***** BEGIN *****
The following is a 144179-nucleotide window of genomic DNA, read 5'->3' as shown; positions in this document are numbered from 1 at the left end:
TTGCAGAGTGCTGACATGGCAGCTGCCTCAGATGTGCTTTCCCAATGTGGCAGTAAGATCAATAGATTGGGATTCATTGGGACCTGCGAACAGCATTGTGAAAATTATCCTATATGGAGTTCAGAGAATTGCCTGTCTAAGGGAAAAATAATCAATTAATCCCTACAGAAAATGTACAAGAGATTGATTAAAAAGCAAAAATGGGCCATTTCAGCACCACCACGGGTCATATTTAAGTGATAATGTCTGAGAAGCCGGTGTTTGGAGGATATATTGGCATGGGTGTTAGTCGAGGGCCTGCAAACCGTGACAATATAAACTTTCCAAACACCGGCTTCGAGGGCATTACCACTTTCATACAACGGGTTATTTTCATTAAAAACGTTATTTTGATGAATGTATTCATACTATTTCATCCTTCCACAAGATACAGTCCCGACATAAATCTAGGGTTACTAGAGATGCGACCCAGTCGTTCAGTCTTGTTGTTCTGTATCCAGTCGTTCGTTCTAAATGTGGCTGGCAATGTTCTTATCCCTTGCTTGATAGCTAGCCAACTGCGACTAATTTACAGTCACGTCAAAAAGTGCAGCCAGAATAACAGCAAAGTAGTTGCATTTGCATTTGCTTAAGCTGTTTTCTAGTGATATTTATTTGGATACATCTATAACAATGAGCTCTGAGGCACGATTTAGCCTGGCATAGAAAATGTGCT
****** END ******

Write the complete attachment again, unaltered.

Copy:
The following is a 144179-nucleotide window of genomic DNA, read 5'->3' as shown; positions in this document are numbered from 1 at the left end:
TTGCAGAGTGCTGACATGGCAGCTGCCTCAGATGTGCTTTCCCAATGTGGCAGTAAGATCAATAGATTGGGATTCATTGGGACCTGCGAACAGCATTGTGAAAATTATCCTATATGGAGTTCAGAGAATTGCCTGTCTAAGGGAAAAATAATCAATTAATCCCTACAGAAAATGTACAAGAGATTGATTAAAAAGCAAAAATGGGCCATTTCAGCACCACCACGGGTCATATTTAAGTGATAATGTCTGAGAAGCCGGTGTTTGGAGGATATATTGGCATGGGTGTTAGTCGAGGGCCTGCAAACCGTGACAATATAAACTTTCCAAACACCGGCTTCGAGGGCATTACCACTTTCATACAACGGGTTATTTTCATTAAAAACGTTATTTTGATGAATGTATTCATACTATTTCATCCTTCCACAAGATACAGTCCCGACATAAATCTAGGGTTACTAGAGATGCGACCCAGTCGTTCAGTCTTGTTGTTCTGTATCCAGTCGTTCGTTCTAAATGTGGCTGGCAATGTTCTTATCCCTTGCTTGATAGCTAGCCAACTGCGACTAATTTACAGTCACGTCAAAAAGTGCAGCCAGAATAACAGCAAAGTAGTTGCATTTGCATTTGCTTAAGCTGTTTTCTAGTGATATTTATTTGGATACATCTATAACAATGAGCTCTGAGGCACGATTTAGCCTGGCATAGAAAATGTGCT